6) Data that appears trivial to share can be used for inferences that an individual would not wish to share.

As AI/AS becomes more embedded in all aspects of decision-making, broad data collection will lead to externalities that may put consent controls at risk and violate individual-centered definitions of identity. Therefore, the committee recommends collection limits to match pre-defined use parameters.

7) How can data handlers ensure the consequences (positive or negative) of accessing and collecting data are explicit to an individual in order for truly informed consent to be given?

Over time and as AI/AS evolves, seemingly meaningless data can be aggregated and used in ways that were previously uninteresting. Consent requirements must evolve accordingly and become dynamic, conditional, and provide users with the ability to kill data that is used in a way that is not consistent with the original grant of permission.

8) Could a person have a personalized AI or algorithmic guardian?

The current fractional approach to managing individual privacy creates confusion inconsistent with the explosion of data use. This confusion will only magnify with enhanced and increased use of AI/AS. To centralize individual privacy and identity management, the committee recommends exploration into the development of AI or algorithmic guardians. These guardians will serve as educators, negotiators, and brokers of their user’s personal information within the strict boundaries of their user’s preferences.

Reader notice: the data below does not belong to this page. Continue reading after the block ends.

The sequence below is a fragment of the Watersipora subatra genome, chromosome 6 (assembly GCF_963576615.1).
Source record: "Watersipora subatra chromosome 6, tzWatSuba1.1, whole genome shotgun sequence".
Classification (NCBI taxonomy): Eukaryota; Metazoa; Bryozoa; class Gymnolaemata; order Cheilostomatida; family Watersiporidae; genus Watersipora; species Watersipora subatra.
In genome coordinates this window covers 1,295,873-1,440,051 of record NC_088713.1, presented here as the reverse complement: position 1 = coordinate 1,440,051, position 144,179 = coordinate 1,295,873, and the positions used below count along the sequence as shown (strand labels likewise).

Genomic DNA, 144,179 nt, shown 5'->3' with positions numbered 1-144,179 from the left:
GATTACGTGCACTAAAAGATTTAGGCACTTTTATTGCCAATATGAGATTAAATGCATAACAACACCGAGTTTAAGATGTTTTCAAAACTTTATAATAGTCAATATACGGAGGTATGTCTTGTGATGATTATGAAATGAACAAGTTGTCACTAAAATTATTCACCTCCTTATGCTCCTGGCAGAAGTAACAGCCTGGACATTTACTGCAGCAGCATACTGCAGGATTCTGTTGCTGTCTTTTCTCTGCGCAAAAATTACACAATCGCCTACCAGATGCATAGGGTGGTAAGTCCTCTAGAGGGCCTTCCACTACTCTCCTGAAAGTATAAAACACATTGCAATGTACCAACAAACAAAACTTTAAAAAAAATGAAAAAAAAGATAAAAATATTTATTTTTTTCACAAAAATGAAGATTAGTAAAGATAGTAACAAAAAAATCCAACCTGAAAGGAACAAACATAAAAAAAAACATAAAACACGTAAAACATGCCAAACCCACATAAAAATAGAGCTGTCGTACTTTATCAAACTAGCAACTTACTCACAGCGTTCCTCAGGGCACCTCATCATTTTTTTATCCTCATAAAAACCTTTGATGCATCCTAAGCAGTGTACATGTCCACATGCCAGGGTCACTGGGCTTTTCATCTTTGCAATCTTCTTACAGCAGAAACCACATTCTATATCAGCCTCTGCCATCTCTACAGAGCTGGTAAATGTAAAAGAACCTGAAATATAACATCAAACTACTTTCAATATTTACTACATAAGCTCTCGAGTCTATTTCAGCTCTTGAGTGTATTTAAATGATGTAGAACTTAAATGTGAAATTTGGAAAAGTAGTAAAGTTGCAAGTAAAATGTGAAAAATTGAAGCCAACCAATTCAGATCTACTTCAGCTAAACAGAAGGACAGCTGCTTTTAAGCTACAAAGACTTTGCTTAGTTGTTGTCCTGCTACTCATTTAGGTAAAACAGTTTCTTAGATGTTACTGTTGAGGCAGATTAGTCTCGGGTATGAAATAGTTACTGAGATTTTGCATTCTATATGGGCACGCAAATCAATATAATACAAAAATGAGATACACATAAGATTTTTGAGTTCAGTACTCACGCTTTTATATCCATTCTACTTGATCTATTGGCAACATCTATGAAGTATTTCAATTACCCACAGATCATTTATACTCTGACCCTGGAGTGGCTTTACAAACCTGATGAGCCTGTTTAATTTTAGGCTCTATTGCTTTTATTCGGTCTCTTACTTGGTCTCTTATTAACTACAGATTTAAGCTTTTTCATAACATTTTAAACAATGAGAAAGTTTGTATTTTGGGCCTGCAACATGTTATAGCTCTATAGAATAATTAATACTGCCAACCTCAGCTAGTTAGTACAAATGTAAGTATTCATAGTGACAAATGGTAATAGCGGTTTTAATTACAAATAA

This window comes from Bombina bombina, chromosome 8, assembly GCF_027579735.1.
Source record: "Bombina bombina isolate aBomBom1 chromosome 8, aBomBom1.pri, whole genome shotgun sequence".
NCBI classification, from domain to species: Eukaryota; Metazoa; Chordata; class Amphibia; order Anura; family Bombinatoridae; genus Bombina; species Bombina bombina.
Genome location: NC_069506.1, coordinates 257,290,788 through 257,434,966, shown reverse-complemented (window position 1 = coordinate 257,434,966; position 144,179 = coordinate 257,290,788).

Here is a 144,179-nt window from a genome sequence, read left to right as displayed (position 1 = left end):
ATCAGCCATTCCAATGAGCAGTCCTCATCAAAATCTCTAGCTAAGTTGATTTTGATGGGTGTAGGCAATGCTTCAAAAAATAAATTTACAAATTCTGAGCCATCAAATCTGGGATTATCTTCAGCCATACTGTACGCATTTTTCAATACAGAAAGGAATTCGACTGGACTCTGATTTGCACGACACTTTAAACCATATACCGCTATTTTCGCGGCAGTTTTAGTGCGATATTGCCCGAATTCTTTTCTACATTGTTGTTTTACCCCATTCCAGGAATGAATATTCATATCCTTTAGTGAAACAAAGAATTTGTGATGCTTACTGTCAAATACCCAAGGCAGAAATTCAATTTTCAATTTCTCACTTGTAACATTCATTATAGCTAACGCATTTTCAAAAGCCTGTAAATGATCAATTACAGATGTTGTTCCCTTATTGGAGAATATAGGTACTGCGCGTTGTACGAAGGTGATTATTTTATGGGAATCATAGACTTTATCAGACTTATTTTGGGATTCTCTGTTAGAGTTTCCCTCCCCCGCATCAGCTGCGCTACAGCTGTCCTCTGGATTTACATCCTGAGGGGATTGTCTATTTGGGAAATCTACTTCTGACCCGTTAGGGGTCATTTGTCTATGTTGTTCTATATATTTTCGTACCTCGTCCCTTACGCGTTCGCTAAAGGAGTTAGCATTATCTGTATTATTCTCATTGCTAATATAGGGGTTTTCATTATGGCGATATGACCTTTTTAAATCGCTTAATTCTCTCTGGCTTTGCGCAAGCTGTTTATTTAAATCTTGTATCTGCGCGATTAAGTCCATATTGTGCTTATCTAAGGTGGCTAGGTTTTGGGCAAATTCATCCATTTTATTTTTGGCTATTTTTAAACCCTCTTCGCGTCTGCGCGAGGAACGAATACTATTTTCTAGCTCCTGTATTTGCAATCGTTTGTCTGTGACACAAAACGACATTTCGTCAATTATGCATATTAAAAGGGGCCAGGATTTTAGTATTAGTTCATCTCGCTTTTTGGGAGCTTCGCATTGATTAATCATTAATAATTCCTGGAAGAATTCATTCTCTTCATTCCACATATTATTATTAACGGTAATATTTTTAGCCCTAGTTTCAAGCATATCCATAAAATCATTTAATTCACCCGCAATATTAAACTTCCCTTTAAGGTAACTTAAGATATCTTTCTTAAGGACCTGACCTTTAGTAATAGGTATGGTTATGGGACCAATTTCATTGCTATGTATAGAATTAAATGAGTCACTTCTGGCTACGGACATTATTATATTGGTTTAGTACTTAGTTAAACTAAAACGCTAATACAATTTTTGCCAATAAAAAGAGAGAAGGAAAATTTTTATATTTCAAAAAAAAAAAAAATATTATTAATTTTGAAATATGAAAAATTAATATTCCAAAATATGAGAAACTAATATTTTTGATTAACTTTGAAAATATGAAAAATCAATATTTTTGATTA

The Personal Data and Individual Access Control Committee of the IEEE Global Initiative’s clear emphasis was on standardization, clarity and focus of collection and use, tailored consent, and broad personal access. These principles will guide further discussions, identification of new issues, and standards development as the IEEE Global Initiative continues its work to empower the individual in the face of AI/AS advancement and, perhaps, reduce the public’s anxiety.

photo credit: Circuit Board via photopin (license)